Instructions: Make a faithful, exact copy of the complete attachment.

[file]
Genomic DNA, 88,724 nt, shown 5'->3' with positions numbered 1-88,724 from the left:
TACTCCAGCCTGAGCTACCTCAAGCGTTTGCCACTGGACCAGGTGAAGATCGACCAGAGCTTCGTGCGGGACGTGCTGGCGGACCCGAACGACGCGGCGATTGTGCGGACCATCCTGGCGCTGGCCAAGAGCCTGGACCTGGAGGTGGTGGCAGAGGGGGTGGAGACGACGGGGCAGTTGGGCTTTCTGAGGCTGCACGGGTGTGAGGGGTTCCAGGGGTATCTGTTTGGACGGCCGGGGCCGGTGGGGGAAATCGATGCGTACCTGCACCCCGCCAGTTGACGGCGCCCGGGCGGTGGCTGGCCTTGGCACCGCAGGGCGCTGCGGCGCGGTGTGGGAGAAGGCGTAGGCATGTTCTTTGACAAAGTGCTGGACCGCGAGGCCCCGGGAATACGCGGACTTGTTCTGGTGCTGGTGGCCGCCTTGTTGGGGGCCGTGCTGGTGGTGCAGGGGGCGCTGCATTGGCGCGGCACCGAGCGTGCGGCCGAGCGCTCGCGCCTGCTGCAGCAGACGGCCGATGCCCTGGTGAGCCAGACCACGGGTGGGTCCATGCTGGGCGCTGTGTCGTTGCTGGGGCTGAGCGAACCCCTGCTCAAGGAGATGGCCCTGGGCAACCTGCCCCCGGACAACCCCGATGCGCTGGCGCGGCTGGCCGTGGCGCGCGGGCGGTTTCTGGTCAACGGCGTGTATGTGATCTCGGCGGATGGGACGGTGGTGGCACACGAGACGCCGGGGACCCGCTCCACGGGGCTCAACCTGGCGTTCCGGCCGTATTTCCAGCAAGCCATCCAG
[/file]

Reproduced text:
Genomic DNA, 88,724 nt, shown 5'->3' with positions numbered 1-88,724 from the left:
TACTCCAGCCTGAGCTACCTCAAGCGTTTGCCACTGGACCAGGTGAAGATCGACCAGAGCTTCGTGCGGGACGTGCTGGCGGACCCGAACGACGCGGCGATTGTGCGGACCATCCTGGCGCTGGCCAAGAGCCTGGACCTGGAGGTGGTGGCAGAGGGGGTGGAGACGACGGGGCAGTTGGGCTTTCTGAGGCTGCACGGGTGTGAGGGGTTCCAGGGGTATCTGTTTGGACGGCCGGGGCCGGTGGGGGAAATCGATGCGTACCTGCACCCCGCCAGTTGACGGCGCCCGGGCGGTGGCTGGCCTTGGCACCGCAGGGCGCTGCGGCGCGGTGTGGGAGAAGGCGTAGGCATGTTCTTTGACAAAGTGCTGGACCGCGAGGCCCCGGGAATACGCGGACTTGTTCTGGTGCTGGTGGCCGCCTTGTTGGGGGCCGTGCTGGTGGTGCAGGGGGCGCTGCATTGGCGCGGCACCGAGCGTGCGGCCGAGCGCTCGCGCCTGCTGCAGCAGACGGCCGATGCCCTGGTGAGCCAGACCACGGGTGGGTCCATGCTGGGCGCTGTGTCGTTGCTGGGGCTGAGCGAACCCCTGCTCAAGGAGATGGCCCTGGGCAACCTGCCCCCGGACAACCCCGATGCGCTGGCGCGGCTGGCCGTGGCGCGCGGGCGGTTTCTGGTCAACGGCGTGTATGTGATCTCGGCGGATGGGACGGTGGTGGCACACGAGACGCCGGGGACCCGCTCCACGGGGCTCAACCTGGCGTTCCGGCCGTATTTCCAGCAAGCCATCCAG